Before the flames and smoke and rage in Baltimore subside and the country returns to a state of not-so-benign neglect of our inner cities, can we agree on one thing? How about this: The struggling majority of folks in those communities who just want a decent job and a safe place to raise their kids need a lot more backup from the rest of us.
There is no excuse for the burning and looting and rioting that has occurred in Baltimore, and order must, of course, be restored and maintained for the sake of everyone who lives in the city, but peace is not composed merely of order. Fires may be subdued and troublemakers driven into retreat, but there will still be no real peace in the many places in America that lack economic opportunity, good schools and a full measure of justice.
The road to that peace begins with making sure our “peace officers” are not part of the problem. In Baltimore -- and in other cities -- it is well documented that valid complaints of police bias and use of unnecessary force are far too numerous. In the last few years, the city has paid out $6 million in claims against the cops. The latest trouble in Baltimore began when a young black man, Freddie Gray, died of a broken spine after being taken into police custody. The surprise is not that a few fools turned to rioting and looting, it is that protests sparked by Gray’s death have been, and continue to be, overwhelmingly peaceful.
When an opportunistic mob began looting stores, burning cars and generally ransacking their own neighborhoods, pastors, politicians, sports stars, parents and peaceful protesters spoke up against the violence and took to the streets themselves to reclaim their right to be free of chaos. The moment caught on video that really has grabbed the attention of the public is the scene of an African American mother, Toya Graham, angrily pushing her 16-year-old son toward home after she found him among a group of kids who were throwing rocks and bricks at the cops. She was praised by Baltimore’s police commissioner, who said he wished there were more mothers like her in his city. The New York Post proclaimed her “Mother of the Year.”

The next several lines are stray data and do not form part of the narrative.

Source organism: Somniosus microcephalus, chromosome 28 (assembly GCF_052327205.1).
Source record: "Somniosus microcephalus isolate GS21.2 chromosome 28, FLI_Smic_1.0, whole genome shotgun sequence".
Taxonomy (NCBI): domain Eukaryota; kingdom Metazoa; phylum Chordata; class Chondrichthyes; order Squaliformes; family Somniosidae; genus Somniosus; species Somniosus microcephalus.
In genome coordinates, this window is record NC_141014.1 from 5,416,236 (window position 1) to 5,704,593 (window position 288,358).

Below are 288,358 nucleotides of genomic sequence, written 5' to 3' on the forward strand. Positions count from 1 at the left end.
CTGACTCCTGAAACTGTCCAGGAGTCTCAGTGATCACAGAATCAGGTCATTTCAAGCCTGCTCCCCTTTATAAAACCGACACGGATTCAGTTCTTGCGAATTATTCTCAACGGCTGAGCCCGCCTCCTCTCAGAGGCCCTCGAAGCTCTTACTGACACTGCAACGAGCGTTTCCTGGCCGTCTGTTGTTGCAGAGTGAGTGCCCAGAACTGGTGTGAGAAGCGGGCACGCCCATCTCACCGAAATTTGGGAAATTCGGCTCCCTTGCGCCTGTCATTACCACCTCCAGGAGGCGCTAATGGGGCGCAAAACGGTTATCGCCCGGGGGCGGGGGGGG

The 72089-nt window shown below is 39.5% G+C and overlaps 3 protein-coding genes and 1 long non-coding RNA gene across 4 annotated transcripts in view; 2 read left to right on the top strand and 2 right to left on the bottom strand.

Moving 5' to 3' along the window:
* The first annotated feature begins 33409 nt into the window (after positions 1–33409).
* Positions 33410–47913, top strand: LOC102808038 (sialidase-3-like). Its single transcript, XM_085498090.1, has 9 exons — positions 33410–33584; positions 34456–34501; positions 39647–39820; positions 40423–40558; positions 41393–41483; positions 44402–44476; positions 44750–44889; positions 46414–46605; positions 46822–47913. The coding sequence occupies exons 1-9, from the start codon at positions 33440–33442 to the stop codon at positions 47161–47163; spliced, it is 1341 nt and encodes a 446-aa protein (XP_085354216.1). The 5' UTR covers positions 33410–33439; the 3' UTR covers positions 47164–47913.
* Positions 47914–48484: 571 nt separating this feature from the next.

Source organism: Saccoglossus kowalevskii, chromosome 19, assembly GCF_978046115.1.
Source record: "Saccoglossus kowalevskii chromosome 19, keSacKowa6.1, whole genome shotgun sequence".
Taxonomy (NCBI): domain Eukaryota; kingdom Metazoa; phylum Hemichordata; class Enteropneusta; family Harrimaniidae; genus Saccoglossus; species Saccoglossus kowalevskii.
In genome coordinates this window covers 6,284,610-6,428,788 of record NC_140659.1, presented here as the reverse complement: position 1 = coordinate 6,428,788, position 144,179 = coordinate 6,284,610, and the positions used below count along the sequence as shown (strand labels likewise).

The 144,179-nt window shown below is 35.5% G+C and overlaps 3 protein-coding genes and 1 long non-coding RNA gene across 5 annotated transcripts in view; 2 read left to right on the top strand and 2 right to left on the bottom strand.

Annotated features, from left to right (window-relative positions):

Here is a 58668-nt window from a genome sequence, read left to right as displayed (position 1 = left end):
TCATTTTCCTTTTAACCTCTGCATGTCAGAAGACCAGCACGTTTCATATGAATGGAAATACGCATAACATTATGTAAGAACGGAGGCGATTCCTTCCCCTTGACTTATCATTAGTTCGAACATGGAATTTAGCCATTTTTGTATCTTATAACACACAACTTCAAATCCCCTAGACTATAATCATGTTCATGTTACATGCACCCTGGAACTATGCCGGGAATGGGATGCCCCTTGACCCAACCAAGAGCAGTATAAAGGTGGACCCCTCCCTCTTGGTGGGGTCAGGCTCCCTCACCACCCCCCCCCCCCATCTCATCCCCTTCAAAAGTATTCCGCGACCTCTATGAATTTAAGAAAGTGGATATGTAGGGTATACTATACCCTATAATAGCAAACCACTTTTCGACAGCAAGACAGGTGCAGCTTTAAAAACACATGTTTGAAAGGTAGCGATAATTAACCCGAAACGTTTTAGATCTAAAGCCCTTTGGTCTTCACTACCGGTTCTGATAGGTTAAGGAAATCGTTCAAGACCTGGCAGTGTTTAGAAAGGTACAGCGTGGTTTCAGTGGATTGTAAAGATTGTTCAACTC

The praise is warranted, but Toya Graham’s example should not be compressed into a simplistic narrative about the need for parental responsibility. We need to listen to what Graham has said in interviews since the incident. She expressed dual fears. On the one hand, she was fearful that her boy would fall in with the violent crowd that was pillaging her community. On the other, she expressed an ongoing fear that, sooner or later, no matter how well behaved he might be, her son will end up dead at the hands of police, just like Freddie Gray.
Most Americans do not have to live with such fears. Why should mothers like Graham? She and the many unsung heroes among the citizens of Baltimore’ black neighborhoods deserve far more than our momentary praise. They deserve our constant attention, sympathy and support. We still have a lot of work to do to bring alienated communities into full inclusion in American life and folks like Toya Graham should not have to do it alone.